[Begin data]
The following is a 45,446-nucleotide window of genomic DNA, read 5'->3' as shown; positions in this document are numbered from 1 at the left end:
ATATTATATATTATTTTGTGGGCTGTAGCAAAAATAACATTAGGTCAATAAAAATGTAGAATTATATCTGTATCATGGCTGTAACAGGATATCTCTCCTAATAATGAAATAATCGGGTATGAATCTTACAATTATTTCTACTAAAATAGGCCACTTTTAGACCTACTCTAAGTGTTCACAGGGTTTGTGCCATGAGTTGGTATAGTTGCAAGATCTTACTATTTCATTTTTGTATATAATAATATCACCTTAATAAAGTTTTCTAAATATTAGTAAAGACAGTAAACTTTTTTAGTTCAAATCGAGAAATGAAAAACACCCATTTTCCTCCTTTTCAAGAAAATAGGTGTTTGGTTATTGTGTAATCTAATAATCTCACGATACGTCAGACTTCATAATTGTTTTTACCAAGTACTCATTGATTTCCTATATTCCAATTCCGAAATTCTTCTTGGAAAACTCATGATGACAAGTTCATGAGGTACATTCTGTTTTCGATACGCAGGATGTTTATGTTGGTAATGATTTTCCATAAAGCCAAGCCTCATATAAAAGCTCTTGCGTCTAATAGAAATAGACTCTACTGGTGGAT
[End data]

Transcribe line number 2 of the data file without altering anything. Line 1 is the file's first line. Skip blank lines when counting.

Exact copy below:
ATATTATATATTATTTTGTGGGCTGTAGCAAAAATAACATTAGGTCAATAAAAATGTAGAATTATATCTGTATCATGGCTGTAACAGGATATCTCTCCTAATAATGAAATAATCGGGTATGAATCTTACAATTATTTCTACTAAAATAGGCCACTTTTAGACCTACTCTAAGTGTTCACAGGGTTTGTGCCATGAGTTGGTATAGTTGCAAGATCTTACTATTTCATTTTTGTATATAATAATATCACCTTAATAAAGTTTTCTAAATATTAGTAAAGACAGTAAACTTTTTTAGTTCAAATCGAGAAATGAAAAACACCCATTTTCCTCCTTTTCAAGAAAATAGGTGTTTGGTTATTGTGTAATCTAATAATCTCACGATACGTCAGACTTCATAATTGTTTTTACCAAGTACTCATTGATTTCCTATATTCCAATTCCGAAATTCTTCTTGGAAAACTCATGATGACAAGTTCATGAGGTACATTCTGTTTTCGATACGCAGGATGTTTATGTTGGTAATGATTTTCCATAAAGCCAAGCCTCATATAAAAGCTCTTGCGTCTAATAGAAATAGACTCTACTGGTGGAT